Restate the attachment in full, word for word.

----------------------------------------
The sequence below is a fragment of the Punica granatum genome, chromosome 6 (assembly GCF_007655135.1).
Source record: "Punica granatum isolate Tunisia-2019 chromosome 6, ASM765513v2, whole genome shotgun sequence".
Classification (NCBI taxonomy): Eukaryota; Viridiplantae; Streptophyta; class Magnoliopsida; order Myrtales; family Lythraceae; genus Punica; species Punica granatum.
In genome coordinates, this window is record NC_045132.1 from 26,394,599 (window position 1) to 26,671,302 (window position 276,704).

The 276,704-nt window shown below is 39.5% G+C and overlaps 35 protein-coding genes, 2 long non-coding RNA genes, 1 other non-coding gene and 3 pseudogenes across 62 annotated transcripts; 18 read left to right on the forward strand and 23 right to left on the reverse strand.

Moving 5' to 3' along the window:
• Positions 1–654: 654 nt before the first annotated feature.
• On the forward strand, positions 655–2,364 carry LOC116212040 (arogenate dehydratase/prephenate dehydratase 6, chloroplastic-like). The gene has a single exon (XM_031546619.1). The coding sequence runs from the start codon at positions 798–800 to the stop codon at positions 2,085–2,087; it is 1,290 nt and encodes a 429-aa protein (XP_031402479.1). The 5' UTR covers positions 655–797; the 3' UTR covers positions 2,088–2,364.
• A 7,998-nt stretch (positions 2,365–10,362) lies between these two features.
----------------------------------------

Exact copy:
The sequence below is a fragment of the Punica granatum genome, chromosome 6 (assembly GCF_007655135.1).
Source record: "Punica granatum isolate Tunisia-2019 chromosome 6, ASM765513v2, whole genome shotgun sequence".
Classification (NCBI taxonomy): Eukaryota; Viridiplantae; Streptophyta; class Magnoliopsida; order Myrtales; family Lythraceae; genus Punica; species Punica granatum.
In genome coordinates, this window is record NC_045132.1 from 26,394,599 (window position 1) to 26,671,302 (window position 276,704).

The 276,704-nt window shown below is 39.5% G+C and overlaps 35 protein-coding genes, 2 long non-coding RNA genes, 1 other non-coding gene and 3 pseudogenes across 62 annotated transcripts; 18 read left to right on the forward strand and 23 right to left on the reverse strand.

Moving 5' to 3' along the window:
• Positions 1–654: 654 nt before the first annotated feature.
• On the forward strand, positions 655–2,364 carry LOC116212040 (arogenate dehydratase/prephenate dehydratase 6, chloroplastic-like). The gene has a single exon (XM_031546619.1). The coding sequence runs from the start codon at positions 798–800 to the stop codon at positions 2,085–2,087; it is 1,290 nt and encodes a 429-aa protein (XP_031402479.1). The 5' UTR covers positions 655–797; the 3' UTR covers positions 2,088–2,364.
• A 7,998-nt stretch (positions 2,365–10,362) lies between these two features.